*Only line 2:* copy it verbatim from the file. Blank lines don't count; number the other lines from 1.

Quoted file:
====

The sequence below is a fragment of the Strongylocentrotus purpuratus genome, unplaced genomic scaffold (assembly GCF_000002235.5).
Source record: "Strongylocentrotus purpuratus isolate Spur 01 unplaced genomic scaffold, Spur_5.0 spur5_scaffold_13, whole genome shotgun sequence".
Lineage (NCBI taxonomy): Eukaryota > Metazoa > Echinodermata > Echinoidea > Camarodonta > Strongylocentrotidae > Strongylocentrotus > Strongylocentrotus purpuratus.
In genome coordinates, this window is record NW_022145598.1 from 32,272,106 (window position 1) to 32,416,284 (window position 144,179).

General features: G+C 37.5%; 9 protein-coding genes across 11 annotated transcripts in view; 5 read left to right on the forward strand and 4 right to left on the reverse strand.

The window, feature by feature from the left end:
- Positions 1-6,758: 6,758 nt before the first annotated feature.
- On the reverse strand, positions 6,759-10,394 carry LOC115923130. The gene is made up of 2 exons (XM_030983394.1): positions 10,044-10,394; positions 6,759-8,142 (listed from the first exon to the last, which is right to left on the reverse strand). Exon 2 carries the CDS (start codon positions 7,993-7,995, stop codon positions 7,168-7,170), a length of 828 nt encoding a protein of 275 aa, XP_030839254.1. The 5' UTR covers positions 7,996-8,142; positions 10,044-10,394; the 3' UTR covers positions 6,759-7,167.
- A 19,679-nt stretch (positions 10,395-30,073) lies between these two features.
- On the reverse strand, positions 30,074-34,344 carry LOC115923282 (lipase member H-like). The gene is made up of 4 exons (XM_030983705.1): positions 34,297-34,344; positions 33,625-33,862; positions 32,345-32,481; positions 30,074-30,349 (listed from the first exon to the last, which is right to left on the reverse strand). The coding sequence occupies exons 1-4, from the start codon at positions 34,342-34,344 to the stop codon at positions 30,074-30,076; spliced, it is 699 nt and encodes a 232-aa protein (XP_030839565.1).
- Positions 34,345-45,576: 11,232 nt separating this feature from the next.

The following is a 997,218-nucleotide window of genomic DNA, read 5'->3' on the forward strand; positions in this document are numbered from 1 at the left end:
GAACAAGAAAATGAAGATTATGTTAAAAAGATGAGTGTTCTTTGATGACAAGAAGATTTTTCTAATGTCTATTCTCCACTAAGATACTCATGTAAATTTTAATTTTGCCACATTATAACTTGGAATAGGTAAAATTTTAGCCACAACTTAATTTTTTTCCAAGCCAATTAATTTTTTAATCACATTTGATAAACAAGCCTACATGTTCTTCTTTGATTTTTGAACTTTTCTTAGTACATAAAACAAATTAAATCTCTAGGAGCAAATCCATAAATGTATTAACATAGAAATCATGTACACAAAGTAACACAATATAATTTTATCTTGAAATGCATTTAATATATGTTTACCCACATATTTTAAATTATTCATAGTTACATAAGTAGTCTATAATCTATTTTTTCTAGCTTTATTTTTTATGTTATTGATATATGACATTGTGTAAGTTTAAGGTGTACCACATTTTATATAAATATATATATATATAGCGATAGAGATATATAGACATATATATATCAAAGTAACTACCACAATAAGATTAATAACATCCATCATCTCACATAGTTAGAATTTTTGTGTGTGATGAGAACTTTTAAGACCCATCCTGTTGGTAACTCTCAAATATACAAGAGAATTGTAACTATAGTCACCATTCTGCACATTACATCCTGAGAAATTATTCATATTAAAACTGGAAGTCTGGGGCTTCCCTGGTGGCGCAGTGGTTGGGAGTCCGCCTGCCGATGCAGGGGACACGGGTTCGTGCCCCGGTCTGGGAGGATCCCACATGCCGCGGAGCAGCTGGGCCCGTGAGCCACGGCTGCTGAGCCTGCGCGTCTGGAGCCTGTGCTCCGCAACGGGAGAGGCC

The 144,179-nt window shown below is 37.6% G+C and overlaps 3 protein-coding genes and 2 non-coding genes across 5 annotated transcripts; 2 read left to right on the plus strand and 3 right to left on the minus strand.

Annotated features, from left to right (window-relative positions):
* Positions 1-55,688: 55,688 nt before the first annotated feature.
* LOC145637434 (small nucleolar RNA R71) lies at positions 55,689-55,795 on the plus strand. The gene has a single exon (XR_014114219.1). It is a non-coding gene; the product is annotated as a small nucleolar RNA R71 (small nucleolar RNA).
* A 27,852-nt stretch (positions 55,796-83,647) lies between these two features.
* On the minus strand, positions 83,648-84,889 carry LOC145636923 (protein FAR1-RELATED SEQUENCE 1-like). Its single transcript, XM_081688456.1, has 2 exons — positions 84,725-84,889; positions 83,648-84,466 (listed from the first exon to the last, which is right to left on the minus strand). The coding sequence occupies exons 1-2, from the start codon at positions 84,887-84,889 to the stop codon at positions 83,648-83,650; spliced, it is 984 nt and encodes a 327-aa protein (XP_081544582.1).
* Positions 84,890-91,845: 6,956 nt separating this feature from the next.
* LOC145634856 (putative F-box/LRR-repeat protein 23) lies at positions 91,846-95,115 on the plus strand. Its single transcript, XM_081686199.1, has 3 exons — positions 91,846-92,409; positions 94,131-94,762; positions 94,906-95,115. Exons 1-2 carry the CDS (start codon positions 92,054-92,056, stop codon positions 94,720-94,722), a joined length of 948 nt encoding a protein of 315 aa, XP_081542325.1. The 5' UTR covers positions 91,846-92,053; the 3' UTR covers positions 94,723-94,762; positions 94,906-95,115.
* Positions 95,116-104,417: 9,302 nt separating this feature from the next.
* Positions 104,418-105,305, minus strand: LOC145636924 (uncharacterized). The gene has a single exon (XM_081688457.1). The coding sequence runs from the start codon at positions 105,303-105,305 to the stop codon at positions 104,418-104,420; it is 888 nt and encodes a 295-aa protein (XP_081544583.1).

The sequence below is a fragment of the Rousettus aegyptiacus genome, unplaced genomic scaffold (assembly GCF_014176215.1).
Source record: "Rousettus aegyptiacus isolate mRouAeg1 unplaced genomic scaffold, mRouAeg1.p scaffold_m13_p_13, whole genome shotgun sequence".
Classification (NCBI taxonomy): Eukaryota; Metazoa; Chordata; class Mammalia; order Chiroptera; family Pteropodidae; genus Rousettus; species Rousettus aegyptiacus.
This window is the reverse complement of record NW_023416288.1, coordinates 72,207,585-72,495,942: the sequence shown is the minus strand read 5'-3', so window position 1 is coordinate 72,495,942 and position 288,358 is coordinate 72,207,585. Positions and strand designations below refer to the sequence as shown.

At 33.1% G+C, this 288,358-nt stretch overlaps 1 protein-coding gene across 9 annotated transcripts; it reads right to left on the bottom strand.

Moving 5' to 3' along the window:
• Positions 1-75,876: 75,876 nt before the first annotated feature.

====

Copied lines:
Source record: "Strongylocentrotus purpuratus isolate Spur 01 unplaced genomic scaffold, Spur_5.0 spur5_scaffold_13, whole genome shotgun sequence".